October 30, 2007

How Do I Hear From God?

Steve Furtick wrote an interesting article about the most important thing a church planter needs. Of all the skills needed, he says that the ability to hear from God is and should be number 1.

Many of us would, to use the 80's phrase, say, "No DUH!" But often, we don't act like we know or believe that to be true. We spend more time and money going to the last leadership conference or marketing seminar, or whatever, and we could have spent less than half of that on a private retreat that would allow us to hear God better. Am I against conferences? My it never be. I love them, but I also recognize that they often cause as much exhaustion as anything else we cram into our schedule.

Here are some ways that I have learned to hear God's voice:

1. Get Consistent. I have struggled to be consistent. I still struggle. I have written about this before, and hope it continues to help people. The reality is that we need to be spending consistent amounts of time in God's presence in order to hear his voice. Are we going to hear His voice every time we crack open the Bible? No, but if we are not spending time with God on a consistent basis, we are more likely to miss it when He does speak.

I believe Paul was onto something when he related spiritual growth with athletics. In athletic training, it is the day-in day-out training that prepares the person for competition. If they didn't practice and workout, they would never be able to perform at the high level required. We too must practice (that is the reason they are called the spiritual practices or disciplines).

2. Get Away. We all know the value of leaving our job for a few weeks to spend time vacationing. But we can often forget to leave the routine and normal things behind in order to hear God. Get away, go to a cabin, hotel room, or secluded park. Get out of the norm. If possible, spend a few days in the new environment. Use the time to specifically seek God and hear His voice.

3. Get Alone. Solitude is a valuable resource for hearing God's voice. When we are with people, we are tempted to put up our guards and barriers. We are tempted to talk. This leads to point 4...

4. Get Quiet. Turn off the TV, the radio, the mp3, the computer (not yet though), and sit quietly. Go for a quiet walk in a secluded area. Go to a monastery or prayer chapel. Get away from the noise of everyday life. When you begin to include large sections of noiseless time in your day, you will notice God's voice more often.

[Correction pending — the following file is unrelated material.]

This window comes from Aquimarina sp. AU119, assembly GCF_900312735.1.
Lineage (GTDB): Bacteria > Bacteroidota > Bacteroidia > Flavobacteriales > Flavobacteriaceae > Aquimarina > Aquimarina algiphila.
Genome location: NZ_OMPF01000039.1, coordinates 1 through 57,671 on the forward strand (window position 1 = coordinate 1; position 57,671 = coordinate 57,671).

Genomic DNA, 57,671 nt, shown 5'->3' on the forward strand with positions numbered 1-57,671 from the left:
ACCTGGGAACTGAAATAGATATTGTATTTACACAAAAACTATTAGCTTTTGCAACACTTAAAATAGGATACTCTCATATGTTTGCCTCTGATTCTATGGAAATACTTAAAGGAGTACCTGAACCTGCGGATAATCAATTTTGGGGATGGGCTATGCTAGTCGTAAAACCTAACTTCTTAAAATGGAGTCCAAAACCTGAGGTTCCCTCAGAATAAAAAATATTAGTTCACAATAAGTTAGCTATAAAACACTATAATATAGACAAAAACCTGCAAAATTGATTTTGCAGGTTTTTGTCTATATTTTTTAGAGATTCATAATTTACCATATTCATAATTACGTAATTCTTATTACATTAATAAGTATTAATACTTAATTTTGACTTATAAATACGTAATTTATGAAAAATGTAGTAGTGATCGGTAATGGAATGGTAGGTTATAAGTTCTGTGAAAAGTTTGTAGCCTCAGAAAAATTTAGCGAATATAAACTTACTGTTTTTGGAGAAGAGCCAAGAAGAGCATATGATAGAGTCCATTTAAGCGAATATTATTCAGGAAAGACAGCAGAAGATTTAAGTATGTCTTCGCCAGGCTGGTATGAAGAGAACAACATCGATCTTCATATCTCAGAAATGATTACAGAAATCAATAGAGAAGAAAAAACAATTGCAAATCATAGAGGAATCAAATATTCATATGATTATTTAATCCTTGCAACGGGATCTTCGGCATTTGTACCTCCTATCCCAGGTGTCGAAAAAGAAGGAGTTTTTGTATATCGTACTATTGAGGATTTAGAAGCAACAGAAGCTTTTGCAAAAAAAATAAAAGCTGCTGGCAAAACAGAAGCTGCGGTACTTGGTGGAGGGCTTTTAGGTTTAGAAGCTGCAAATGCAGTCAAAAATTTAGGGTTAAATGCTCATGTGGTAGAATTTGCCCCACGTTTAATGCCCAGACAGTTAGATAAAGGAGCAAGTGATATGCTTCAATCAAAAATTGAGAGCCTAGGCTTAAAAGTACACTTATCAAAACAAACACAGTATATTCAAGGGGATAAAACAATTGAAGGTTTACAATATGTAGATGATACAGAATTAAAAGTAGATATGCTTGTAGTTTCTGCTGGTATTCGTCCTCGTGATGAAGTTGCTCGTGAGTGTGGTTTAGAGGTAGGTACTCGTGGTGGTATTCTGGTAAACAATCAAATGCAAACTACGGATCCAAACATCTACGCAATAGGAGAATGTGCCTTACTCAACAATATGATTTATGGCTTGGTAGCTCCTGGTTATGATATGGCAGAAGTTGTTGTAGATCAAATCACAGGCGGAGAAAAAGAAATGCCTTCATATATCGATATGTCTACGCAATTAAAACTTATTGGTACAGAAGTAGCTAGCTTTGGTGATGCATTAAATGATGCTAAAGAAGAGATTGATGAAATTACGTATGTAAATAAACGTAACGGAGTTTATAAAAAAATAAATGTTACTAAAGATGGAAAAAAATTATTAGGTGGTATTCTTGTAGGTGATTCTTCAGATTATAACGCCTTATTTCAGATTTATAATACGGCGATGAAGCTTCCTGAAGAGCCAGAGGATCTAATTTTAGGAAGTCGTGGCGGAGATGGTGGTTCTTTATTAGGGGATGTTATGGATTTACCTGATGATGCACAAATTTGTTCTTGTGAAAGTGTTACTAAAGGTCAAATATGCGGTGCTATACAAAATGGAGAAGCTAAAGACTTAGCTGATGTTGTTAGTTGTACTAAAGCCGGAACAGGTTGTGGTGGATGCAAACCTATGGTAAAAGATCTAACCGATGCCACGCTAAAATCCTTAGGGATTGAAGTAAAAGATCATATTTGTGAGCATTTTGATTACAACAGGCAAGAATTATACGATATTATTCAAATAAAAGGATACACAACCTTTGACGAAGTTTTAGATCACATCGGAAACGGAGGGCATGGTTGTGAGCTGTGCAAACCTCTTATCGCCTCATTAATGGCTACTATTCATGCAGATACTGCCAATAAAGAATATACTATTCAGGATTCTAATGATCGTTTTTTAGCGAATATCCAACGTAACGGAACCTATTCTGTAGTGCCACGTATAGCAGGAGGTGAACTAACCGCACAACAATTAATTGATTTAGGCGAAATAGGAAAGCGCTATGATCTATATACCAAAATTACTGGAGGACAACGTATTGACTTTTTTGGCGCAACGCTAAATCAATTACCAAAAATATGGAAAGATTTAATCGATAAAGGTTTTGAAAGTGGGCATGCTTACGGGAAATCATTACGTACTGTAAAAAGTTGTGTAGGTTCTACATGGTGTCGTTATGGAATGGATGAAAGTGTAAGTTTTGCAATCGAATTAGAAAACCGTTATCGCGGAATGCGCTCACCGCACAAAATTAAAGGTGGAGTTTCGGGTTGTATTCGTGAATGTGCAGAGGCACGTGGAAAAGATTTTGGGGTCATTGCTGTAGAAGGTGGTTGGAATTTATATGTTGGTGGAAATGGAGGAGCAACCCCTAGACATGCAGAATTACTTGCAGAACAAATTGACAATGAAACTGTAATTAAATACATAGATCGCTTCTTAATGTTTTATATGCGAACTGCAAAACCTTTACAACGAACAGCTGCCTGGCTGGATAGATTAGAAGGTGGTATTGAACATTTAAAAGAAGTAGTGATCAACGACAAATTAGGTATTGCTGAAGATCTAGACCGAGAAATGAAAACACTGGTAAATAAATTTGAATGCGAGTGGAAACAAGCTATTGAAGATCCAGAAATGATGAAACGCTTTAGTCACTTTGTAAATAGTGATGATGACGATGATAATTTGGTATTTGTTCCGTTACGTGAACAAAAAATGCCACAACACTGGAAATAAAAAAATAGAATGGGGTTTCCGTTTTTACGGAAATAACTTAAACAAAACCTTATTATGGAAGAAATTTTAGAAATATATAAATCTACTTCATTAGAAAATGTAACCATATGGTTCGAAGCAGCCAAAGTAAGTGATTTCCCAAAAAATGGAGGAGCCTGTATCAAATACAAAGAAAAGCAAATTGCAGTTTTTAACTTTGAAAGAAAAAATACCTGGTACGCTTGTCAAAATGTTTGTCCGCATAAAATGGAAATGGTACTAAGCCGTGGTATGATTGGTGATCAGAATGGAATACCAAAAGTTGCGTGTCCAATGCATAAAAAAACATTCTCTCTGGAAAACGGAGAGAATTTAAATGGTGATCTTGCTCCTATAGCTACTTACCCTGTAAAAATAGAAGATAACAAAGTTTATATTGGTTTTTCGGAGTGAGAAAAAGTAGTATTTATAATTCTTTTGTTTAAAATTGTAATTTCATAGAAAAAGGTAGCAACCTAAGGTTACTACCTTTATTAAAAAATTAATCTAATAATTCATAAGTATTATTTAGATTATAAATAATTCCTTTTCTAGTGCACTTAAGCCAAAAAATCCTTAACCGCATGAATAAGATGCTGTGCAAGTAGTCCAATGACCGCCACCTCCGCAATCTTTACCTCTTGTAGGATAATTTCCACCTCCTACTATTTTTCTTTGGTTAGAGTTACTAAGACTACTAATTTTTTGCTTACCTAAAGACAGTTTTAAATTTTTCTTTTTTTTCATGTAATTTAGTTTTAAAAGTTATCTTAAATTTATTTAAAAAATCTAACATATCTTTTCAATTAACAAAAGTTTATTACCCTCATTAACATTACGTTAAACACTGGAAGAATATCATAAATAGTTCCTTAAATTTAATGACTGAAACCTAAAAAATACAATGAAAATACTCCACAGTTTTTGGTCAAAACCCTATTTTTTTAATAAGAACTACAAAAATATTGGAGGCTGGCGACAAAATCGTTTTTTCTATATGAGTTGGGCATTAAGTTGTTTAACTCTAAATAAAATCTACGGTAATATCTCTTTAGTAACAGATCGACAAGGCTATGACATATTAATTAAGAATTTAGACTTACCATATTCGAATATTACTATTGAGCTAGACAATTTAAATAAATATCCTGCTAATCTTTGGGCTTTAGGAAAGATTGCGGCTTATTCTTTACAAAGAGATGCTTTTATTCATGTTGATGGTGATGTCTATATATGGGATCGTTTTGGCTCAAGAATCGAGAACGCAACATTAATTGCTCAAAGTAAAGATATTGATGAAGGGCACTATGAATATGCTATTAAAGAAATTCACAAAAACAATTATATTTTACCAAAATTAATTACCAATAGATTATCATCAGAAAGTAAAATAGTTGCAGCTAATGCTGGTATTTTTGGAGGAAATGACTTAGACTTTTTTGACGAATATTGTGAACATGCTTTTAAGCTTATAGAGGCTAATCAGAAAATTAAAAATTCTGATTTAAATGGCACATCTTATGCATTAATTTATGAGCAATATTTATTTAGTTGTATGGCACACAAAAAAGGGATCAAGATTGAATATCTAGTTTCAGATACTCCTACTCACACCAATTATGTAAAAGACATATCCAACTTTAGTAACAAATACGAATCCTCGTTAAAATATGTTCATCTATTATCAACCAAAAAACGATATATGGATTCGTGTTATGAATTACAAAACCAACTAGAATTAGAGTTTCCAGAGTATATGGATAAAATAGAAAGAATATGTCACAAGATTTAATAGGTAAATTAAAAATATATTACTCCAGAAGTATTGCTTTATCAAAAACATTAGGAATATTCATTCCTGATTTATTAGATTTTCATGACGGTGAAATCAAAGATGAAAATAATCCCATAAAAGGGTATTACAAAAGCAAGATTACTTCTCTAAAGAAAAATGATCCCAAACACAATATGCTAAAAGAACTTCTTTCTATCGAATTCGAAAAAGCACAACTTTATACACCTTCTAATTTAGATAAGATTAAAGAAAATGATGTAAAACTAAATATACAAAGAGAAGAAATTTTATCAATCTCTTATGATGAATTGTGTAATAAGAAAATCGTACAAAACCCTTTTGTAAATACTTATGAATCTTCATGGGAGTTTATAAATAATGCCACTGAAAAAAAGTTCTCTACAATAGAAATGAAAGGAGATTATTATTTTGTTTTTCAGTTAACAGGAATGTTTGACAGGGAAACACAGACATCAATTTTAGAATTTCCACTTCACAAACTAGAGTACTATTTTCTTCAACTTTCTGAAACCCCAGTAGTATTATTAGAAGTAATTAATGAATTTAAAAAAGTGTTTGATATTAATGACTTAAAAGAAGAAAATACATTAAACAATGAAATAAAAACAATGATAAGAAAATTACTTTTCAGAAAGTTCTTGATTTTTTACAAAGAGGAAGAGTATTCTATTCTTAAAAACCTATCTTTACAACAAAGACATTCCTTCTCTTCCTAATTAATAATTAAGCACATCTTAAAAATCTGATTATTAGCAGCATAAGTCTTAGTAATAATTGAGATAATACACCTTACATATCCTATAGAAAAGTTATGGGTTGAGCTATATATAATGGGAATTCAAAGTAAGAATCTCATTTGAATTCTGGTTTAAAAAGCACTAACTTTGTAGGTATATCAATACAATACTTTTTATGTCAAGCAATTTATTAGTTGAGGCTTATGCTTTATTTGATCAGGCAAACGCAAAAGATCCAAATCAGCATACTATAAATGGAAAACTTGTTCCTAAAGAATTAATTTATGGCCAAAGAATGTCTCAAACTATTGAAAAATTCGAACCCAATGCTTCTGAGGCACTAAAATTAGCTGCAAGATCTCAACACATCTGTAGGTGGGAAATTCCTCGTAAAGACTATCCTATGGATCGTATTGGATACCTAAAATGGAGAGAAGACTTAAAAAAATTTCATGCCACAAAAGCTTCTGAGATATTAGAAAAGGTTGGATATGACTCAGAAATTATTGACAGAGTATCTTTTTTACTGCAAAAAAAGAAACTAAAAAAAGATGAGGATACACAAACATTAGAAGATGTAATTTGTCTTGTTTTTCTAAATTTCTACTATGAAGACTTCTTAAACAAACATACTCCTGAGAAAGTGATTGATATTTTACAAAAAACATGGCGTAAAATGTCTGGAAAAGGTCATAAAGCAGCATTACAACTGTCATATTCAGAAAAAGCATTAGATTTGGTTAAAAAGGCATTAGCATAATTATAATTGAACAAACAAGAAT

5. Get Out. When people think of drawing closer to God they most often think about reading the Bible and praying. Both of these are necessary, but I think you also need to get out and serve someone. I have found that serving others in my community has made me more generous, understanding, caring, and compassionate. I think a major part of hearing God's voice is serving the people that God loves in practical, loving ways.

Out of the Grey had a great song on their first album titled, "He is Not Silent." One line from the song is "He is not silent, we are not listening." I have found that when I want to hear from God, I am often to blame because I haven't been listening.

What are some ways you use to hear God's voice?

Here are a few other posts you might find helpful:
How to Read Scripture
Is Skepticism Killing Your Spiritual Growth
We Need More Than Band Aids
5 Steps to Have a Consistent Time with God

October 29, 2007

Trunk or Treat??????????

Does anyone else find it strange when an adult tries to give you candy from the trunk of a car?

October 26, 2007

Said More Eloquently Than I

Rene DeHaan-Canetti, executive director of Nooma:
"You can't separate the design from the content. If it's not consistent, it's detrimental. From the color palette to every single word in our films, we make sure that it's a reflection of our choices."

October 24, 2007

Passe PowerPoint

Here is an interesting interview with Leith Anderson from ChristianityToday.com.

Once again the question of how the medium affects the message is brought up, but it also forces us to ask the question "Is PowerPoint dead?"

I, personally, think the answer is...somewhat. We will still use PowerPoint type programs to blast graphics, songs, and some sermon points onto a screen. But there is also the recognition that a point-by-point presentation of a sermon on the screen may be on the way out. I think it still has its place in certain settings, but there are often more effective ways of making a point.